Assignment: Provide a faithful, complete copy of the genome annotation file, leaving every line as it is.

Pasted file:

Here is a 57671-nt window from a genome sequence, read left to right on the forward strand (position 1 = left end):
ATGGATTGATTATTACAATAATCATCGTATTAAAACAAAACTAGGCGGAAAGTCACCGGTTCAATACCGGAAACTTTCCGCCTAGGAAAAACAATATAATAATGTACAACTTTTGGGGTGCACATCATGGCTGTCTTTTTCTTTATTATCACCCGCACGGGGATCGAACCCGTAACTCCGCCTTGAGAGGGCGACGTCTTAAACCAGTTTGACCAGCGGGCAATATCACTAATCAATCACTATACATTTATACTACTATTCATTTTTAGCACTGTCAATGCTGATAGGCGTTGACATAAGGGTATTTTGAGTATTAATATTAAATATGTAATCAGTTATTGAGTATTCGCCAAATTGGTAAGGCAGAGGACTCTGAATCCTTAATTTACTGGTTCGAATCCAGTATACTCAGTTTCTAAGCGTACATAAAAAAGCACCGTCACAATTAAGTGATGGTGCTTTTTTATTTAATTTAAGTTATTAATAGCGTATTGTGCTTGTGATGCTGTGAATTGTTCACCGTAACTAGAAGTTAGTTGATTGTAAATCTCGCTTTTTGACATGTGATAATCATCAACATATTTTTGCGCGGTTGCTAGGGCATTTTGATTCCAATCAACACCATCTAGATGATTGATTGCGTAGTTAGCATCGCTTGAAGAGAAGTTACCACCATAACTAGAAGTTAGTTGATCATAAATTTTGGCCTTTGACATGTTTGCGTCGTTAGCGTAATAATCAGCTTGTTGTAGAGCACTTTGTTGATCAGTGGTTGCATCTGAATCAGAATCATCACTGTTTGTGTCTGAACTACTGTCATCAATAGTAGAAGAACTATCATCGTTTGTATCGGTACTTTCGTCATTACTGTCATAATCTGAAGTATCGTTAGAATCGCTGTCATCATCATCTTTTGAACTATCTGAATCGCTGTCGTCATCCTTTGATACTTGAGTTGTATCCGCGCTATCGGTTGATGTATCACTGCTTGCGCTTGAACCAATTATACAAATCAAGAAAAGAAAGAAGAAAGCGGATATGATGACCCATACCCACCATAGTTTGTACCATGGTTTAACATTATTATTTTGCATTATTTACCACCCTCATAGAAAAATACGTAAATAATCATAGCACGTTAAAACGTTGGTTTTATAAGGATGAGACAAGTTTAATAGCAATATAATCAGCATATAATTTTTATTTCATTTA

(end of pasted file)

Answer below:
Here is a 57671-nt window from a genome sequence, read left to right on the forward strand (position 1 = left end):
ATGGATTGATTATTACAATAATCATCGTATTAAAACAAAACTAGGCGGAAAGTCACCGGTTCAATACCGGAAACTTTCCGCCTAGGAAAAACAATATAATAATGTACAACTTTTGGGGTGCACATCATGGCTGTCTTTTTCTTTATTATCACCCGCACGGGGATCGAACCCGTAACTCCGCCTTGAGAGGGCGACGTCTTAAACCAGTTTGACCAGCGGGCAATATCACTAATCAATCACTATACATTTATACTACTATTCATTTTTAGCACTGTCAATGCTGATAGGCGTTGACATAAGGGTATTTTGAGTATTAATATTAAATATGTAATCAGTTATTGAGTATTCGCCAAATTGGTAAGGCAGAGGACTCTGAATCCTTAATTTACTGGTTCGAATCCAGTATACTCAGTTTCTAAGCGTACATAAAAAAGCACCGTCACAATTAAGTGATGGTGCTTTTTTATTTAATTTAAGTTATTAATAGCGTATTGTGCTTGTGATGCTGTGAATTGTTCACCGTAACTAGAAGTTAGTTGATTGTAAATCTCGCTTTTTGACATGTGATAATCATCAACATATTTTTGCGCGGTTGCTAGGGCATTTTGATTCCAATCAACACCATCTAGATGATTGATTGCGTAGTTAGCATCGCTTGAAGAGAAGTTACCACCATAACTAGAAGTTAGTTGATCATAAATTTTGGCCTTTGACATGTTTGCGTCGTTAGCGTAATAATCAGCTTGTTGTAGAGCACTTTGTTGATCAGTGGTTGCATCTGAATCAGAATCATCACTGTTTGTGTCTGAACTACTGTCATCAATAGTAGAAGAACTATCATCGTTTGTATCGGTACTTTCGTCATTACTGTCATAATCTGAAGTATCGTTAGAATCGCTGTCATCATCATCTTTTGAACTATCTGAATCGCTGTCGTCATCCTTTGATACTTGAGTTGTATCCGCGCTATCGGTTGATGTATCACTGCTTGCGCTTGAACCAATTATACAAATCAAGAAAAGAAAGAAGAAAGCGGATATGATGACCCATACCCACCATAGTTTGTACCATGGTTTAACATTATTATTTTGCATTATTTACCACCCTCATAGAAAAATACGTAAATAATCATAGCACGTTAAAACGTTGGTTTTATAAGGATGAGACAAGTTTAATAGCAATATAATCAGCATATAATTTTTATTTCATTTA